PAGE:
Angelo Mozilo, chief executive of Countrywide Financial, on Monday strongly criticised the US government’s response to the collapse of the subprime lending market, saying there had been “zero” effort to tackle the crisis.

“In terms of tangible effort from the federal government…there has been no programme, no federal effort, no legislative assistance – zero,” he said.

He criticised the US government’s refusal to lift caps on the size of loans that can be bought by Fannie Mae and Freddie Mac, the government-sponsored entities created to promote affordable housing.

Fannie Mae and Freddie Mac are prohibited from buying loans worth more than $417,000. Failure to increase this limit would continue to depress the property market and keep first-time buyers out of the housing market, particularly in California, where property is expensive, said Mr Mozilo.

“First-time buyers cannot buy a home now. Only the wealthy and privileged can afford to buy homes,” he said.

Mr Mozilo’s stock sales are being probed by the Securities and Exchange Commission as part of an examination of trading by executives at subprime lenders. He has sold more than $130m worth of Countrywide shares since beginning a stock-sale plan at the end of last year.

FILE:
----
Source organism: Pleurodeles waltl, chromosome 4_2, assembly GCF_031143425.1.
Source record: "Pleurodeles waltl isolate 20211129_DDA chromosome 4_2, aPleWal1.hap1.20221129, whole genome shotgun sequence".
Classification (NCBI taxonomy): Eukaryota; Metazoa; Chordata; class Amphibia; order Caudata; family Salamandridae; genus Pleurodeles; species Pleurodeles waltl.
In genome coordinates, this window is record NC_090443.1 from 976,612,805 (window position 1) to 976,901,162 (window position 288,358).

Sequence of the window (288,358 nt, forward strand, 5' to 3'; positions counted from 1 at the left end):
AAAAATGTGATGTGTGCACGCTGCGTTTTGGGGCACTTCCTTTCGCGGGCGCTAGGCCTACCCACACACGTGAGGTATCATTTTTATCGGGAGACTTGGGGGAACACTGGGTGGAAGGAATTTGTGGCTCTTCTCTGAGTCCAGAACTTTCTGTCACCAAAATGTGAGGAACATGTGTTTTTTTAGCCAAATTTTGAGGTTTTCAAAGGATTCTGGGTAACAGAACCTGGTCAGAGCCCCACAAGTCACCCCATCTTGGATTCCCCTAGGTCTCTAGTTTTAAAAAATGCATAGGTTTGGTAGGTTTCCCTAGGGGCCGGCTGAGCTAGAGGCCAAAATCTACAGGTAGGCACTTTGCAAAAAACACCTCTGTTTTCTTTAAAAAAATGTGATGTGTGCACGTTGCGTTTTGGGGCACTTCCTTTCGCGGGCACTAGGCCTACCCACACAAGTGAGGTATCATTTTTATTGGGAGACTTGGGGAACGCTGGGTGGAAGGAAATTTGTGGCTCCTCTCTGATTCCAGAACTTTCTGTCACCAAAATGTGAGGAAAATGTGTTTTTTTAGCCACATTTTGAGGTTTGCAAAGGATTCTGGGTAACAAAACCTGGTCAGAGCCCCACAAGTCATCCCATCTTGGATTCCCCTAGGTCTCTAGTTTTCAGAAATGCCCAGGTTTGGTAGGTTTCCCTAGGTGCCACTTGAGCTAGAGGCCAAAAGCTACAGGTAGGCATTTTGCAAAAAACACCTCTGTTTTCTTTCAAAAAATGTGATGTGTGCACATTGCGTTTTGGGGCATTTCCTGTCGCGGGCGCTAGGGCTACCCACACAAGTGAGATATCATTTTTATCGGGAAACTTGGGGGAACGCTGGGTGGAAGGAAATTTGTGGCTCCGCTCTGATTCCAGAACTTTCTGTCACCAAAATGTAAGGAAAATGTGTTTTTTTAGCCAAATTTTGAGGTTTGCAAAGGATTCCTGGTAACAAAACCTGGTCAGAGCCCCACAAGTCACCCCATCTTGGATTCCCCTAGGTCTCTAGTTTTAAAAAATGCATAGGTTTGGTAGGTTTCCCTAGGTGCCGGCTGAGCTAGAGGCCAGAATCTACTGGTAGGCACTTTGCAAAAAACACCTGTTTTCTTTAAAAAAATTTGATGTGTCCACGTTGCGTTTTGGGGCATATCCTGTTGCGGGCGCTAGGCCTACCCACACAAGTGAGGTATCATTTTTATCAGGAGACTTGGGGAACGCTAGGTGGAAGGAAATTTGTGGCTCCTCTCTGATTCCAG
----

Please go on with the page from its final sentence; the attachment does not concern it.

Quan Zhu, a former Countrywide vice-president, agreed to pay $108,840 to settle insider trading charges filed against him by the SEC, without admitting or denying the allegation, the commission said yesterday in a statement.

The SEC alleged that Mr Zhu traded in Countrywide stock “while aware of confidential negative earnings information”.

Speaking at the Milken Institute’s State of the State conference in Beverly Hills, Mr Mozilo blamed the subprime crisis on “easy, low-cost money” that drove up house prices and “exotic loans and diminished underwriting standards”.

“People stretched themselves,” he said, though he implied that the blame for the crisis should be shared.

“It takes a village to do this. As long as [house] values keep falling, the subprime situation will get worse.”

Jeff Mezger, chief executive of KB Home, said house prices would remain depressed. “We’re anticipating that it’s going to stay tough for quite some time.”

Countrywide, the largest US mortgage lender, last week announced a $1.2bn third-quarter loss, reflecting $2.9bn of mortgage-related writedowns, credit losses and restructuring charges.

But shares in the California-based lender rose sharply after it said it would return to profitability this quarter.

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